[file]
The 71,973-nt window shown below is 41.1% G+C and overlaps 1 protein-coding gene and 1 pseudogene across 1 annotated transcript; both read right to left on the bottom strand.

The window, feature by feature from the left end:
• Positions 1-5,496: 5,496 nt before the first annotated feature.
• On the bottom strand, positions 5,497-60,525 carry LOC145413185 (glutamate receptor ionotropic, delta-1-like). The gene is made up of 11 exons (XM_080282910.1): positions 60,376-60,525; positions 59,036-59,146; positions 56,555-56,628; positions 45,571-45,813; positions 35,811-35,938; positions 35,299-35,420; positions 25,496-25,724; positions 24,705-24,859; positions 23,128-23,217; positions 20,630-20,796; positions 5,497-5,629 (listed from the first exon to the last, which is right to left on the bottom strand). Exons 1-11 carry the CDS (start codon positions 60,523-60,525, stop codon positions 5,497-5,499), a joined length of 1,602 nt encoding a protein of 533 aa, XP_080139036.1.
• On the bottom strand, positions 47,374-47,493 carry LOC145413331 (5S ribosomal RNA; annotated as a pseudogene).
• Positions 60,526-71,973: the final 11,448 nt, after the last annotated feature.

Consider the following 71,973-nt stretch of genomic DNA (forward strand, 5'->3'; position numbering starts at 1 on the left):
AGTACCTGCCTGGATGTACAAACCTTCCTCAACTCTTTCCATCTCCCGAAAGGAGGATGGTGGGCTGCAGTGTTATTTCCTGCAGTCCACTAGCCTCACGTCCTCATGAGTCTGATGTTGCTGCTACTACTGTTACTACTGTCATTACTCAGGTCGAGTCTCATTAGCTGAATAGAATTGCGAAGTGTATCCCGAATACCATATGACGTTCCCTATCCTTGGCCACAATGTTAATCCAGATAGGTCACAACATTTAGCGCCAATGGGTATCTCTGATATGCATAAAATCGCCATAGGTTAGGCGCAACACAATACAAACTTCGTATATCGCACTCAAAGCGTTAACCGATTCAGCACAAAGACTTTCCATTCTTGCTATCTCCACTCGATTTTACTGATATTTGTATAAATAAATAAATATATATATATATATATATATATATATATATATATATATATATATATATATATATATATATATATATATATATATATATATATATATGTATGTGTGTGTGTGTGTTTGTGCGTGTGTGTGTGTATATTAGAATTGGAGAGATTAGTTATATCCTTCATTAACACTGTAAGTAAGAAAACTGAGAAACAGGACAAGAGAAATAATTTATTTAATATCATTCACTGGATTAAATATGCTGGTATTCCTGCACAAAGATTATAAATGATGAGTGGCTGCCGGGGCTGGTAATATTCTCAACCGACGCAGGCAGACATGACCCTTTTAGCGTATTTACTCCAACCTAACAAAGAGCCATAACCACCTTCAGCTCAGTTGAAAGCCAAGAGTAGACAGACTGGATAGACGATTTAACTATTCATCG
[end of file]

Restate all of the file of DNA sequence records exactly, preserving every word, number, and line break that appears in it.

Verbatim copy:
The 71,973-nt window shown below is 41.1% G+C and overlaps 1 protein-coding gene and 1 pseudogene across 1 annotated transcript; both read right to left on the bottom strand.

The window, feature by feature from the left end:
• Positions 1-5,496: 5,496 nt before the first annotated feature.
• On the bottom strand, positions 5,497-60,525 carry LOC145413185 (glutamate receptor ionotropic, delta-1-like). The gene is made up of 11 exons (XM_080282910.1): positions 60,376-60,525; positions 59,036-59,146; positions 56,555-56,628; positions 45,571-45,813; positions 35,811-35,938; positions 35,299-35,420; positions 25,496-25,724; positions 24,705-24,859; positions 23,128-23,217; positions 20,630-20,796; positions 5,497-5,629 (listed from the first exon to the last, which is right to left on the bottom strand). Exons 1-11 carry the CDS (start codon positions 60,523-60,525, stop codon positions 5,497-5,499), a joined length of 1,602 nt encoding a protein of 533 aa, XP_080139036.1.
• On the bottom strand, positions 47,374-47,493 carry LOC145413331 (5S ribosomal RNA; annotated as a pseudogene).
• Positions 60,526-71,973: the final 11,448 nt, after the last annotated feature.

Consider the following 71,973-nt stretch of genomic DNA (forward strand, 5'->3'; position numbering starts at 1 on the left):
AGTACCTGCCTGGATGTACAAACCTTCCTCAACTCTTTCCATCTCCCGAAAGGAGGATGGTGGGCTGCAGTGTTATTTCCTGCAGTCCACTAGCCTCACGTCCTCATGAGTCTGATGTTGCTGCTACTACTGTTACTACTGTCATTACTCAGGTCGAGTCTCATTAGCTGAATAGAATTGCGAAGTGTATCCCGAATACCATATGACGTTCCCTATCCTTGGCCACAATGTTAATCCAGATAGGTCACAACATTTAGCGCCAATGGGTATCTCTGATATGCATAAAATCGCCATAGGTTAGGCGCAACACAATACAAACTTCGTATATCGCACTCAAAGCGTTAACCGATTCAGCACAAAGACTTTCCATTCTTGCTATCTCCACTCGATTTTACTGATATTTGTATAAATAAATAAATATATATATATATATATATATATATATATATATATATATATATATATATATATATATATATATATATATATATATATATATATATATGTATGTGTGTGTGTGTGTTTGTGCGTGTGTGTGTGTATATTAGAATTGGAGAGATTAGTTATATCCTTCATTAACACTGTAAGTAAGAAAACTGAGAAACAGGACAAGAGAAATAATTTATTTAATATCATTCACTGGATTAAATATGCTGGTATTCCTGCACAAAGATTATAAATGATGAGTGGCTGCCGGGGCTGGTAATATTCTCAACCGACGCAGGCAGACATGACCCTTTTAGCGTATTTACTCCAACCTAACAAAGAGCCATAACCACCTTCAGCTCAGTTGAAAGCCAAGAGTAGACAGACTGGATAGACGATTTAACTATTCATCG